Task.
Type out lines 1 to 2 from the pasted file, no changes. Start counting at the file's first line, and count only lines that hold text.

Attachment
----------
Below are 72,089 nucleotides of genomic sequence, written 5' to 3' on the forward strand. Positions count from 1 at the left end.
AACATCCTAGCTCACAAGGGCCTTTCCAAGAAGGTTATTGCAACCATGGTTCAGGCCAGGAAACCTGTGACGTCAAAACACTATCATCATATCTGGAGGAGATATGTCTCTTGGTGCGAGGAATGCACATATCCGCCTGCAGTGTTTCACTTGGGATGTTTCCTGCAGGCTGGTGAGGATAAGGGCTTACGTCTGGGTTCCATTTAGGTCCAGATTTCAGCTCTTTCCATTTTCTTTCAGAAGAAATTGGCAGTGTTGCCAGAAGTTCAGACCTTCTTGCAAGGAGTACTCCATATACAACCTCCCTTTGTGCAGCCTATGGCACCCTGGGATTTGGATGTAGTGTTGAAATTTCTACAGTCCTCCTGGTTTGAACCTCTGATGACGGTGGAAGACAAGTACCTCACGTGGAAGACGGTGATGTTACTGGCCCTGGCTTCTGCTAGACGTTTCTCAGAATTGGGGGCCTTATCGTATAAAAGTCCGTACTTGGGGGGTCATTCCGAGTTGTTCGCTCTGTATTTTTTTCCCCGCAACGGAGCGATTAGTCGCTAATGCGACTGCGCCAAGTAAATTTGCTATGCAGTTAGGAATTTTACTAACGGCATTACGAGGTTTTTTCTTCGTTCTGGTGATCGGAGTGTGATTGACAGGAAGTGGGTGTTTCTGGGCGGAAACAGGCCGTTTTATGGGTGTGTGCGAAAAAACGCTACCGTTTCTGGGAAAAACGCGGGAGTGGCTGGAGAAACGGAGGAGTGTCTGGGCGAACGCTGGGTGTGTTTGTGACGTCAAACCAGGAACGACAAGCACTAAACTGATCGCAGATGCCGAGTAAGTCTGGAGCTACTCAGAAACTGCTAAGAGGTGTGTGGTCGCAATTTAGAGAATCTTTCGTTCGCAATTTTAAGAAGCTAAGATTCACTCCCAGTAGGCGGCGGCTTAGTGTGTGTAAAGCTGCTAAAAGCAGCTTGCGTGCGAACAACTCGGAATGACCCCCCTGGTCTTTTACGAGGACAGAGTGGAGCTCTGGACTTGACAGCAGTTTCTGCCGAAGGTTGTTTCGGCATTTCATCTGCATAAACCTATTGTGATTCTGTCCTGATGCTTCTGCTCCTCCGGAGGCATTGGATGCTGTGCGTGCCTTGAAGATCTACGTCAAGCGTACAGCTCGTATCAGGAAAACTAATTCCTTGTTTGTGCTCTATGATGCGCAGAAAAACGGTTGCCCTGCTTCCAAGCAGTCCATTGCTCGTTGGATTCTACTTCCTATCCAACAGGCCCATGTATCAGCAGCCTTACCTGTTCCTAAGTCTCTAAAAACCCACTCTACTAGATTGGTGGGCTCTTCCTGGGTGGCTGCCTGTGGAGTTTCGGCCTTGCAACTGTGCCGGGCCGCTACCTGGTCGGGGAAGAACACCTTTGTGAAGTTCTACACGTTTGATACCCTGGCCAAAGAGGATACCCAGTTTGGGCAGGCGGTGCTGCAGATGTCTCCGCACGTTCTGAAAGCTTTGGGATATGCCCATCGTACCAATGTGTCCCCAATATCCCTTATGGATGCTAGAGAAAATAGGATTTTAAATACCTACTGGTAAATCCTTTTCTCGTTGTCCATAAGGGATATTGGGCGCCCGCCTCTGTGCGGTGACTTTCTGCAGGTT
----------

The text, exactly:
Below are 72,089 nucleotides of genomic sequence, written 5' to 3' on the forward strand. Positions count from 1 at the left end.
AACATCCTAGCTCACAAGGGCCTTTCCAAGAAGGTTATTGCAACCATGGTTCAGGCCAGGAAACCTGTGACGTCAAAACACTATCATCATATCTGGAGGAGATATGTCTCTTGGTGCGAGGAATGCACATATCCGCCTGCAGTGTTTCACTTGGGATGTTTCCTGCAGGCTGGTGAGGATAAGGGCTTACGTCTGGGTTCCATTTAGGTCCAGATTTCAGCTCTTTCCATTTTCTTTCAGAAGAAATTGGCAGTGTTGCCAGAAGTTCAGACCTTCTTGCAAGGAGTACTCCATATACAACCTCCCTTTGTGCAGCCTATGGCACCCTGGGATTTGGATGTAGTGTTGAAATTTCTACAGTCCTCCTGGTTTGAACCTCTGATGACGGTGGAAGACAAGTACCTCACGTGGAAGACGGTGATGTTACTGGCCCTGGCTTCTGCTAGACGTTTCTCAGAATTGGGGGCCTTATCGTATAAAAGTCCGTACTTGGGGGGTCATTCCGAGTTGTTCGCTCTGTATTTTTTTCCCCGCAACGGAGCGATTAGTCGCTAATGCGACTGCGCCAAGTAAATTTGCTATGCAGTTAGGAATTTTACTAACGGCATTACGAGGTTTTTTCTTCGTTCTGGTGATCGGAGTGTGATTGACAGGAAGTGGGTGTTTCTGGGCGGAAACAGGCCGTTTTATGGGTGTGTGCGAAAAAACGCTACCGTTTCTGGGAAAAACGCGGGAGTGGCTGGAGAAACGGAGGAGTGTCTGGGCGAACGCTGGGTGTGTTTGTGACGTCAAACCAGGAACGACAAGCACTAAACTGATCGCAGATGCCGAGTAAGTCTGGAGCTACTCAGAAACTGCTAAGAGGTGTGTGGTCGCAATTTAGAGAATCTTTCGTTCGCAATTTTAAGAAGCTAAGATTCACTCCCAGTAGGCGGCGGCTTAGTGTGTGTAAAGCTGCTAAAAGCAGCTTGCGTGCGAACAACTCGGAATGACCCCCCTGGTCTTTTACGAGGACAGAGTGGAGCTCTGGACTTGACAGCAGTTTCTGCCGAAGGTTGTTTCGGCATTTCATCTGCATAAACCTATTGTGATTCTGTCCTGATGCTTCTGCTCCTCCGGAGGCATTGGATGCTGTGCGTGCCTTGAAGATCTACGTCAAGCGTACAGCTCGTATCAGGAAAACTAATTCCTTGTTTGTGCTCTATGATGCGCAGAAAAACGGTTGCCCTGCTTCCAAGCAGTCCATTGCTCGTTGGATTCTACTTCCTATCCAACAGGCCCATGTATCAGCAGCCTTACCTGTTCCTAAGTCTCTAAAAACCCACTCTACTAGATTGGTGGGCTCTTCCTGGGTGGCTGCCTGTGGAGTTTCGGCCTTGCAACTGTGCCGGGCCGCTACCTGGTCGGGGAAGAACACCTTTGTGAAGTTCTACACGTTTGATACCCTGGCCAAAGAGGATACCCAGTTTGGGCAGGCGGTGCTGCAGATGTCTCCGCACGTTCTGAAAGCTTTGGGATATGCCCATCGTACCAATGTGTCCCCAATATCCCTTATGGATGCTAGAGAAAATAGGATTTTAAATACCTACTGGTAAATCCTTTTCTCGTTGTCCATAAGGGATATTGGGCGCCCGCCTCTGTGCGGTGACTTTCTGCAGGTT